We take a look at product placement of cars in films and TV series, the different reasons why manufacturers do it, along with some famous examples.
Product placement isnt always about pushing new models, the main focus is often on raising brand awareness. Audi created a completely new concept car for the film I, Robot. With over 55 million people seeing the film, and the car featuring for nine minutes in total, it resulted in a huge amount of brand recognition for them.
Some critics argue that product placement can spoil the film by looking out of place. For example in the zombie apocalypse TV show The Walking Dead, an amazingly clean Dodge Challenger is driven around, despite everything else around being covered in dust (and sometimes guts!).
One of the most infamous product placements of all time was James Bond driving a Ford Mondeo in Casino Royale. The plot suggested it was just a rental car, but it still left a lot of Bond fans grimacing. In fact throughout Casino Royale virtually all the cars shown or seen in the background were from brands owned by Ford at the time, including Aston Martin, Volvo and Land Rover.
It wasnt the first time that 007s car was the result of product-placement. BMW were rumoured to have paid around 20 million to have him drive a BMW Z8 in The World is Not Enough.
Of course getting Bond, one of the coolest characters of all time, to drive your car is always going to give a good brand impression. MINI chose the rather less charismatic Austin Powers to drive some MINI Coopers in Austin Powers 3 - Goldmember.
Companies like their products to be associated to characters with similar personalities. Which is why Lara Croft, from Tomb Raider, was given a Jeep Wrangler to drive, its a great brand match. Though were not quite sure what Mercedes were trying to say when they paid for Samantha from Sex and the City to drive a GLK.
Car manufacturers frequently like to make sure their cars are the only ones to feature in a movie. In Iron Man there werent many cars that didnt have an Audi badge on. The Audi R8, S5, Q7 and A6 all made an appearance. Such product placement wont come cheap, many films rely on product placement income for financing and without it some blockbusters would never have been made.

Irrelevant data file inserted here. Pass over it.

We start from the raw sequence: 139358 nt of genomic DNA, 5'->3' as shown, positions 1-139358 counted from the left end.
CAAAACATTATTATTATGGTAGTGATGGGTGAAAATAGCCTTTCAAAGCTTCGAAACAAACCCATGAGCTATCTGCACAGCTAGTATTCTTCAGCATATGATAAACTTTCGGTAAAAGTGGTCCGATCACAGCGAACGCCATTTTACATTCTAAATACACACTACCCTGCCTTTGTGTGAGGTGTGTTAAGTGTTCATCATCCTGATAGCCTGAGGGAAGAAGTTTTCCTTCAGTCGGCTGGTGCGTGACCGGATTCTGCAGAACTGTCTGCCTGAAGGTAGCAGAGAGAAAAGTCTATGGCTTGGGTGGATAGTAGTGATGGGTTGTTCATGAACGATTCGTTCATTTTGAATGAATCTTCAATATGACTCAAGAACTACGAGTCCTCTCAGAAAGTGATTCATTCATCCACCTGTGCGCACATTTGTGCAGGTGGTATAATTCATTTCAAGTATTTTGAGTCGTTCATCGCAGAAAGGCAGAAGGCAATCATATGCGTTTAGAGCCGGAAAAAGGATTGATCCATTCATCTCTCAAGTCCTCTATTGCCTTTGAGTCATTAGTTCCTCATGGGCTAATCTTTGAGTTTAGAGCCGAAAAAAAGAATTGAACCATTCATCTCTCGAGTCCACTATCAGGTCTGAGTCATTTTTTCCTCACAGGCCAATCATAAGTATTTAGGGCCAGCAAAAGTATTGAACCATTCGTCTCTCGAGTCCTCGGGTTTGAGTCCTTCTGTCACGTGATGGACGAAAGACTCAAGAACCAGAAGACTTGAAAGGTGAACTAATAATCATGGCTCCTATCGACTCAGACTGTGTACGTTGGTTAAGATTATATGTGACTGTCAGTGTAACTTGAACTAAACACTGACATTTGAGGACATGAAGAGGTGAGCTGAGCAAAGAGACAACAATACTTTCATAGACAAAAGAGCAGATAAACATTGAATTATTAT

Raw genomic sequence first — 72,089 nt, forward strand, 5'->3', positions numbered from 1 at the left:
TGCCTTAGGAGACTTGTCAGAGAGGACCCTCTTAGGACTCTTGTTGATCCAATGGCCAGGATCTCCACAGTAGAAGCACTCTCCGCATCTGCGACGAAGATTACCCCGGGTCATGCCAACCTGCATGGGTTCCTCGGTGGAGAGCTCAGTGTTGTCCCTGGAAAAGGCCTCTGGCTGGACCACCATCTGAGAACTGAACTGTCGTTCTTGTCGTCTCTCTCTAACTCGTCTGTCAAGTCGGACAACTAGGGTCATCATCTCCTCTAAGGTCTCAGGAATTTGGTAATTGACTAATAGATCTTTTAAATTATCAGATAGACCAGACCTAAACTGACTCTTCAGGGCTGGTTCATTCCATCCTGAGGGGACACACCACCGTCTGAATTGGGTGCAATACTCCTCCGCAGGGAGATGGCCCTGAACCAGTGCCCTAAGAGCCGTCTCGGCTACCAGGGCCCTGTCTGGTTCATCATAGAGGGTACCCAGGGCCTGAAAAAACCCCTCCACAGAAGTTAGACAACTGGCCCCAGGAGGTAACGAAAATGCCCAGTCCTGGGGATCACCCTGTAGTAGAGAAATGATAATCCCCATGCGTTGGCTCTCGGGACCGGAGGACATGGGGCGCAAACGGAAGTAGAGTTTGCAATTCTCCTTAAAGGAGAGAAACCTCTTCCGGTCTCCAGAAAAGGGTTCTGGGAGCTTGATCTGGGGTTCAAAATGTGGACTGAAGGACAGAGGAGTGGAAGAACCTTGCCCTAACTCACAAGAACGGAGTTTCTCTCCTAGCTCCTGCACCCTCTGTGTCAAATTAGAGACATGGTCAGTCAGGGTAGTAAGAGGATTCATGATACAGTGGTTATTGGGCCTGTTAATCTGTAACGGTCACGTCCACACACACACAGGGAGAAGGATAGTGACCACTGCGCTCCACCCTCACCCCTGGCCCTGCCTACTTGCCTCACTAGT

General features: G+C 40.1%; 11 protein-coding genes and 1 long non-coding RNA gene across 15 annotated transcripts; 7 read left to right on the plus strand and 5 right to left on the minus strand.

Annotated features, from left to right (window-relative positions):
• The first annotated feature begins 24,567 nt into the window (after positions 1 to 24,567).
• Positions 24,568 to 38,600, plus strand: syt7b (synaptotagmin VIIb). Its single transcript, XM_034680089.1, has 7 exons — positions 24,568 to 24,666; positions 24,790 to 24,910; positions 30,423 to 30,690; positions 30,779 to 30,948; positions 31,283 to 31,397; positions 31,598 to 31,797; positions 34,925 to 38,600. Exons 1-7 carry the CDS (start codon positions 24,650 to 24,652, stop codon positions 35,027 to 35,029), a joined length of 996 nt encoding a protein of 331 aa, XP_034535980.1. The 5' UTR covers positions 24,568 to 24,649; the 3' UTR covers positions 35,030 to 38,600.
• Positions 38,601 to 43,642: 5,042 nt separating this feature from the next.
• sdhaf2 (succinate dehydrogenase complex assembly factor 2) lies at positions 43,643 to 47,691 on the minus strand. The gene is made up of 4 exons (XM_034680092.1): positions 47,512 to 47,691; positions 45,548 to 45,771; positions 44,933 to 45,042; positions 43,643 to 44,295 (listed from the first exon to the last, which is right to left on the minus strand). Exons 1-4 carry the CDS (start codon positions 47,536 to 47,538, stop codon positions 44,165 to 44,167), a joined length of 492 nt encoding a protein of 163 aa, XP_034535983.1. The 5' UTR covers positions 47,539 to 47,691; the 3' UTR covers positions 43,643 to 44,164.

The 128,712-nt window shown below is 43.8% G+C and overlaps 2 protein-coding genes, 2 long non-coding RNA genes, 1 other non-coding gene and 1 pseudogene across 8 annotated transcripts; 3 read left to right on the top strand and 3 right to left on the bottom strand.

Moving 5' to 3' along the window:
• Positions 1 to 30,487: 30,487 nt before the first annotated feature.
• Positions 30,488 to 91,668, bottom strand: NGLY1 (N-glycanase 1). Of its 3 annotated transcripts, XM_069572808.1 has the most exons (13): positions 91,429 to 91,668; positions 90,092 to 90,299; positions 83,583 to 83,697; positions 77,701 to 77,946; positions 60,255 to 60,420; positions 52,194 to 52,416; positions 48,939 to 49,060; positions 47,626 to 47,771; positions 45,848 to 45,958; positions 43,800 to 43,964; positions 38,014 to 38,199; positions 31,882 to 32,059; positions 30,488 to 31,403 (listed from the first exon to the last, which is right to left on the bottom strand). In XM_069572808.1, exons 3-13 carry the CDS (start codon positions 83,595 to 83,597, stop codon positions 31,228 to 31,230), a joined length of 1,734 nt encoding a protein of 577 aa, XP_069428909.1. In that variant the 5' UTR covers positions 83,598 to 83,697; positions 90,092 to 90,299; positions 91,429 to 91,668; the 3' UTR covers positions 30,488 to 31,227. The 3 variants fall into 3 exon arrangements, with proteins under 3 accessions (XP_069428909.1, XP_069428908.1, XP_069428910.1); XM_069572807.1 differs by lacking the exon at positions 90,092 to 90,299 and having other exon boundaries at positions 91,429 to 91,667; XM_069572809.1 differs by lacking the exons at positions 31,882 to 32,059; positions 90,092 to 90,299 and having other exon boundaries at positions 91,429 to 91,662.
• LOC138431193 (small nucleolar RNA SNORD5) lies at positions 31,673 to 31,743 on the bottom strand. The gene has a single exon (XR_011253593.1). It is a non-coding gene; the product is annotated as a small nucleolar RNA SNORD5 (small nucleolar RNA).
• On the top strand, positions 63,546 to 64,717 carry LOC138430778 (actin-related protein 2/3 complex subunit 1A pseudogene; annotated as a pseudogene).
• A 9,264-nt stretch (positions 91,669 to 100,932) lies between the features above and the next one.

Often its all about the money. Theres frequently very little or no connection to the cars in the plot, its simply a great way for film studios to earn some extra cash without hindering the story. Volvo must have paid a lot to have some of their cars shown in the Twilight films series. Why do they pay so much? So they gain strong brand recognition from the younger Gen Y and Zs. Capturing them whilst their actually engaged in one medium is notoriously tricky.
Its not just films that manufacturers like their cars to be featured in, its also TV shows. Volvo had the lead detective in Midsummer Murders drive an S80, one of the main characters in hit TV sitcom Modern Family will also be driving a new Volvo S60
Not all product placement is paid for though, sometimes by just providing vehicles for filming a manufacturer can get some great airtime. For example Maserati is thought to have struck a free agreement to have the GranTurismo star in the upcoming film Limitless. The reason the producers chose Maserati? Because they were the only company who could supply one for filming two weeks before they needed it.
If you want your car to be in a BBC production then its a similar situation. Due to licencing laws they cant accept paid product placement, so its down to who can provide suitable cars for when they need them. By providing the vehicles for free, it saves the BBC having to rent cars for filming. A win-win for both parties!
You can see why car companies readily spend a fortune on product placement. Its a great opportunity to have millions of captivated people see their cars shot in an impactful, arty way on the big screen, often set against atmospheric music, and have their products associated with well-known characters. How much this actually directly translates to sales is hard to tell, but its really more of a brand building exercise for the manufacturers, and one we think eventually pays off.
We love seeing new cars in movies and TV shows when it makes sense to the plot and the characters personality. As for James Bond driving a Ford Focus, that were not so keen on.